Applicants can also be asked for their email addresses, phone numbers, and 15 years of biographical information under the new measures, in a move first reported by Reuters.
A U.S. State Department official told Reuters the extra information can be requested when more “rigorous national security vetting” is needed.
The proposal received widespread criticism when it was first revealed, and more than 50 academic groups took aim at Trump’s administration, claiming the move will make it more difficult for students and researchers to come to the U.S.
The academics wrote in a letter the changes would cause “uncertainty and confusion” which would lead to “unacceptably long delays in processing”. However, the plans appear to have gone ahead regardless.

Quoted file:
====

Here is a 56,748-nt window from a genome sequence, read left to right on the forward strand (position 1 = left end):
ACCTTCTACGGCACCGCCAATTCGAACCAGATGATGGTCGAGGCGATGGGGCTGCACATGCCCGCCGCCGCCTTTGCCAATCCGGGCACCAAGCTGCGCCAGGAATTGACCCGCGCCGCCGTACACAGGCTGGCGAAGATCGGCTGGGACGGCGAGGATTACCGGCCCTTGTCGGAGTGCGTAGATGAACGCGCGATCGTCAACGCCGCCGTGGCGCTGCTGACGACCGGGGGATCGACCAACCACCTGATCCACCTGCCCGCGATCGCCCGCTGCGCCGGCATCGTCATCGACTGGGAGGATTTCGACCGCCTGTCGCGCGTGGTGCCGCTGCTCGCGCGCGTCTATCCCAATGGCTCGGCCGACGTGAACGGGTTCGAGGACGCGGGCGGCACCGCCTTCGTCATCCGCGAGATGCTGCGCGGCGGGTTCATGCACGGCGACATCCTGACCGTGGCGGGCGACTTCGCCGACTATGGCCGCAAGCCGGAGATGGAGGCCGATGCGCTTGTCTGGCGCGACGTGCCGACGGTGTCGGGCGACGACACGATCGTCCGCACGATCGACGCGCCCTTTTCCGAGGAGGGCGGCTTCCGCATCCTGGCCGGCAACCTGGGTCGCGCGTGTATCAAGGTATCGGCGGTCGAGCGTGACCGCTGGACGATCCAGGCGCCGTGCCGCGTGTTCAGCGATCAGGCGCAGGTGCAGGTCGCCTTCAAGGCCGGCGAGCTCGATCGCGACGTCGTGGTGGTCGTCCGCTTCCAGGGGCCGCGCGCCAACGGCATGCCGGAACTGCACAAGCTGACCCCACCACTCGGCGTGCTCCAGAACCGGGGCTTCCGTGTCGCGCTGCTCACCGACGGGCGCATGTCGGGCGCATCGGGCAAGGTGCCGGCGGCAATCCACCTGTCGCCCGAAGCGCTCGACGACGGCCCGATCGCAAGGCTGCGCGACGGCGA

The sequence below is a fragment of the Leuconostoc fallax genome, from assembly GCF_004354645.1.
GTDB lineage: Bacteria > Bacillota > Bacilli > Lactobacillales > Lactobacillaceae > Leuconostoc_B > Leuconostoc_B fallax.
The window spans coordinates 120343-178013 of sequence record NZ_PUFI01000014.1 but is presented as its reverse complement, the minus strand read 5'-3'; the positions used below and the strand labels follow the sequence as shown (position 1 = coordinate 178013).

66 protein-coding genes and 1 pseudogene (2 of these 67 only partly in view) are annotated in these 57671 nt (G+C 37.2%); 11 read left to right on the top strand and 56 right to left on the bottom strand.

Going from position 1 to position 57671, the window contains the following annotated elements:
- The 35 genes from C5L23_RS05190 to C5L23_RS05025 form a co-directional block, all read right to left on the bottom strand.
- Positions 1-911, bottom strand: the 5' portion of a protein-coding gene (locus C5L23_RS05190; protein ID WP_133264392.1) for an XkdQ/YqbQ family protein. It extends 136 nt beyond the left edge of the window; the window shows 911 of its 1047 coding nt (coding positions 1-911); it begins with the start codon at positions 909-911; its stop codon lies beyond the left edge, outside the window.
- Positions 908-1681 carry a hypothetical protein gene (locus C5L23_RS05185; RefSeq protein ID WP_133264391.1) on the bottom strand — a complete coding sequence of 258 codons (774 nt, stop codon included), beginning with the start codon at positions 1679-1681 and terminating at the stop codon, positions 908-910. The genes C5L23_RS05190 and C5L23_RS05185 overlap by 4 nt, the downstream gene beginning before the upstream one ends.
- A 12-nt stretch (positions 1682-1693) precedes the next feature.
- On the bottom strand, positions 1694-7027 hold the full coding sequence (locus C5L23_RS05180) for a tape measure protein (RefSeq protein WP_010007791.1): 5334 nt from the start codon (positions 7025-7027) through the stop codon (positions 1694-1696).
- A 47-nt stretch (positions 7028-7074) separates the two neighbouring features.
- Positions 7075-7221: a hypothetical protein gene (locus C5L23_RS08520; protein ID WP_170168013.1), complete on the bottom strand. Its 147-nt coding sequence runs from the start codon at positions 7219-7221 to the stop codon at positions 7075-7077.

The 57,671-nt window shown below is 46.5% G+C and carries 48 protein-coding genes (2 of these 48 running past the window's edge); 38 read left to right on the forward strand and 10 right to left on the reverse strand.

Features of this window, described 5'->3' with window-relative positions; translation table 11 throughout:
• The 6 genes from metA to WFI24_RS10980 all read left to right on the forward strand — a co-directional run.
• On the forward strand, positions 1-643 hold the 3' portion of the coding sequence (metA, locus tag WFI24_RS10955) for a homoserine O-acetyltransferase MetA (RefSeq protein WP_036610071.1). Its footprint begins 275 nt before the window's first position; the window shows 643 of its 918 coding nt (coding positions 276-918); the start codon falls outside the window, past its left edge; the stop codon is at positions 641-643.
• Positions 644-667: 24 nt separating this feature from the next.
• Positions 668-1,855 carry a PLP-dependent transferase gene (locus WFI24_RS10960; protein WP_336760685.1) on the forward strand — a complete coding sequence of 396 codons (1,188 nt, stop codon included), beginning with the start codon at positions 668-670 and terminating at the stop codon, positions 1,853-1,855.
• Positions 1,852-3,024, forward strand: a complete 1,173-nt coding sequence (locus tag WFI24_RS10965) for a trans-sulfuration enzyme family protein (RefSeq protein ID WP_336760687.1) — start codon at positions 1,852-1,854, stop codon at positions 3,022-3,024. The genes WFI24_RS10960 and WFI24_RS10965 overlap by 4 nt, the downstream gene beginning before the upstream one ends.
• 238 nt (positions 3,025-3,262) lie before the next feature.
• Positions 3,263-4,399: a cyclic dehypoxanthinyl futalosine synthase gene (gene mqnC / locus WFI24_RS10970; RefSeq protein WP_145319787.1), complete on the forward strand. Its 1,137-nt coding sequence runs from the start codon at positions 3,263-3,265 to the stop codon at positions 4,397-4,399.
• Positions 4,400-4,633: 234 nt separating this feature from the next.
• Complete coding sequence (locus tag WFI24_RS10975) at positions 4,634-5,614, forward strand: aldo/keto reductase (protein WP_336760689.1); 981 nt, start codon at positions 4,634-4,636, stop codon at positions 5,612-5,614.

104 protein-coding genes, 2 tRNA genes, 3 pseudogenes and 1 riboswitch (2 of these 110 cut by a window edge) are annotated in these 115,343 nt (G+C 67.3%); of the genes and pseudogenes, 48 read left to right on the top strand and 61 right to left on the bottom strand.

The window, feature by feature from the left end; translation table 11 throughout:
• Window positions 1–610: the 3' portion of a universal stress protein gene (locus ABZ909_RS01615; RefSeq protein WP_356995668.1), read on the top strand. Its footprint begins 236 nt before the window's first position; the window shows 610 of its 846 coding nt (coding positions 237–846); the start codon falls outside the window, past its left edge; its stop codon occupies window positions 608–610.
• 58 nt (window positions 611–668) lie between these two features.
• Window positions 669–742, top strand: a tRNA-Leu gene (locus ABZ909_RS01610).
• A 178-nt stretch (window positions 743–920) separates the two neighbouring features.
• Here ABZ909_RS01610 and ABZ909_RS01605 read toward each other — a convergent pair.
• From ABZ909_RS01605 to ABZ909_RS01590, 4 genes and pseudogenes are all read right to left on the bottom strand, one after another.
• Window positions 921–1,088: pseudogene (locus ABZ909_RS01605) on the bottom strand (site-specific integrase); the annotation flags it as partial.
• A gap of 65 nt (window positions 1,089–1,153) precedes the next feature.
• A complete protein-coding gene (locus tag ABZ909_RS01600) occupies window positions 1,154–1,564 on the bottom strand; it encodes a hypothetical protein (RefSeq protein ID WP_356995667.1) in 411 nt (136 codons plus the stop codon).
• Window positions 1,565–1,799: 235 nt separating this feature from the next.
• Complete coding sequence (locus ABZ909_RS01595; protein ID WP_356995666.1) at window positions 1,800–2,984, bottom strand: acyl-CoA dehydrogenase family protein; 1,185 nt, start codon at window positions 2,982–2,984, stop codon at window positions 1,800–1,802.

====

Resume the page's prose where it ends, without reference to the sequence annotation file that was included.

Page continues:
Trump made immigration a key part of his campaign, and has attempted to implement a travel ban on people from six Muslim-majority countries on two occasions. However, the U.S. appeals court refused to reinstate the rule, labeling it discriminatory. Trump has also proposed to build a wall along the southern border of the country and make Mexico pay for it.
In April it was reported that visitors to America could be forced to hand over their social media passwords and phones, as part of the extreme measures proposed. It appears this level of intrusion has not yet been approved, but this latest news is a step in that direction.
At a time where we live so much of our lives via social media and the internet, it seems inevitable that the potential to have your privacy invaded at the border of the U.S. will put off many tourists and potential migrants in the years to come.